With his son competing on that level, Harold Gravely said that he is touched by the response from the community.
“I’ve got to admit that people here in Martinsville and Henry County have really supported him,” he added. “He has a fan club. I think it is a good deal. To me, it’s a really big deal. It makes me grateful. He’s done a good job.”
The second familiar face for Tony Gravely was that of his former wrestling coach, Zeak Ca’Stle.
“Tony was an excellent student. He always did his work, and I never had any trouble with him staying eligible to compete. That’s the main thing that coaches always worry about, but he was never a problem,” Ca’Stle said. “I credit his success to his work ethic. The days he wasn’t with me, he would be running outside around the football field until their practice was over. He never missed a practice. The only one he did miss was when I sent him home when he was ill.”
Much like Harold Gravely, the sight of Tony Gravely on a wrestling mat in Henry County again gave Ca’Stle a strong sense of pride in what he helped nurture.
“I’m overjoyed to see how far he has come from the wrestling room to the UFC cage,” Ca’Stle said. “It’s unbelievable, him coming back here and doing these clinics. I’m ecstatic. I heard he was coming to town and I wouldn’t miss this for the world. He’s made me really proud, and he has made his parents really proud. I’m his number one fan after his dad.”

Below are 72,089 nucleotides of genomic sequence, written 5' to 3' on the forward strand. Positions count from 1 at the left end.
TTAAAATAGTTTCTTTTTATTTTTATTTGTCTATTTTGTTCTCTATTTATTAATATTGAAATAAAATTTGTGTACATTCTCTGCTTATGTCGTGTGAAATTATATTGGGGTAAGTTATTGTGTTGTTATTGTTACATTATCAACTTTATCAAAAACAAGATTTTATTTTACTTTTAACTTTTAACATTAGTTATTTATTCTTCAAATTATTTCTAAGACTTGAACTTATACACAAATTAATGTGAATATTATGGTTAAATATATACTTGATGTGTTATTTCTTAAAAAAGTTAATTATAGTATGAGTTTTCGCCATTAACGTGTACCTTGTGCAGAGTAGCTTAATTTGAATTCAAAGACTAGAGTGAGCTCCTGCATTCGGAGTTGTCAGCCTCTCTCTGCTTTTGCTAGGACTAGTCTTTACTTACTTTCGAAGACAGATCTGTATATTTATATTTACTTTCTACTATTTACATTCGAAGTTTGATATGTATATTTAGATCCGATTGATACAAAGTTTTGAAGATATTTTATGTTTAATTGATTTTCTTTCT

Having Tony Gravely come to do the clinic was beneficial for the wrestling program at PHCC, according to head coach Justin Smith.
“This event today is an awesome recruiting tool,” he said. “It’s really just marketing and trying to get the name out to the team. When COVID hit, a lot of the schools around here weren’t allowed to compete. They could practice but that was really it.”
In addition to some lessons for some of his own student athletes, Smith said the event attracted local talent as well as middle and high school students from Cave Springs and Staunton River.
“Right now, we have five students on the team. There are 10 weight classes,” Smith said. “We have the state runner up from Powhatan that is coming here. He’s a stud and we can’t wait to have him. He’s going to come here and then go to Averett. It’s just an awesome way that you can use the NJCAA as a platform to get some more mat time. If you want to go to Ferrum, you can. If you want to go to Averett, you can. Or if you want to try Virginia Tech, you can too.”
Like Tony Gravely, Smith hopes wrestling will open the doors to something better for the students in his program.
Those in Martinsville and Henry County who weren’t able to see Tony Gravely at PHCC will have the chance to see him compete on television in the fall. He said his next scheduled fight is Sept. 18.